John Holash, Faculty of Kinesiology
© Adrian Shellard, University of Calgary
The most magical words a teacher can hear from a student is ‘That was the best course ever’, and after Dr. John Holash completely re-vamped a kinesiology course into a course-based undergraduate research experience, he heard those words from not only one, but many students.
Holash, PhD, an instructor in the Faculty of Kinesiology, had wanted to update his Kinesiology 375 ‘tests and measures’ exercise physiology course for some time to make it more relevant and engaging for students, but found it difficult to find the time or resources to do so.
“Previously in the course, students followed set guidelines to test people’s physical fitness and created a lab report on the results. But the reports were not in a form they could give to a fitness client, or a coach in the real world. I wanted them to think of a potential client and create something useful,” says Holash.
Holash learned of the Taylor Institute for Teaching and Learning’s program where instructors are given the tools to implement a course-based undergraduate research experience or CURE, a great opportunity to update the course. To help him implement a research-based curriculum, he hired two graduate student research coaches, Keenan MacDougall and Krystyna Teresa Sadowski, with funds from the College of Discovery, Creativity and Innovation (CDCI).
Students create their own research procedures
The revised course had students create a research question and answer it. They started with defining a fitness criterion. The students asked questions such as “How much core stability and strength would affect a Paralympic athlete’s ability to shoot a basketball from a seated position?” and “Can you climb Mount Everest?”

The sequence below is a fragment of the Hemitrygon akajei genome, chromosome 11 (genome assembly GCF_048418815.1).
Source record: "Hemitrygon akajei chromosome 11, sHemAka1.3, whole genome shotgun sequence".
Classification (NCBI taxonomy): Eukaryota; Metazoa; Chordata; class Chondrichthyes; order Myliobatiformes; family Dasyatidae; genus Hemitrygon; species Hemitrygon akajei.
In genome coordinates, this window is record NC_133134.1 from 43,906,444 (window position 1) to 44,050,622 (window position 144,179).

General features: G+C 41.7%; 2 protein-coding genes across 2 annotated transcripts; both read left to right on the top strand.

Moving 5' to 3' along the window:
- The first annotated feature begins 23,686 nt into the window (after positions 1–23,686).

To answer these questions, the students had to create the appropriate tests and measures for the conditions a potential client would face, and report on it in a way similar to professional approaches.
For example, the Mount Everest team developed a test to see how well clients could tie knots in extreme conditions by having them immerse their hands in cold water and while wearing bulky clothes.
Holash was impressed with the creativity the students were demonstrating, but would they appreciate building the research fitness testing protocol themselves?
Sadowski, who collected the feedback forms on the course, reports the student response was extremely positive. Responses included statements like ‘This is the most meaningful course I ever took’ and ‘Best course of my undergraduate degree to date’.
Just as Uber changed the transportation system, Holash says he believes the fitness industry will undergo a technological transformation too and wants to make sure kinesiology students lead the way when it happens.
Written by: Stacy McGuire, Faculty of Kinesiology, and Kara Loy, Taylor Institute, of the University of Calgary; used with permission.
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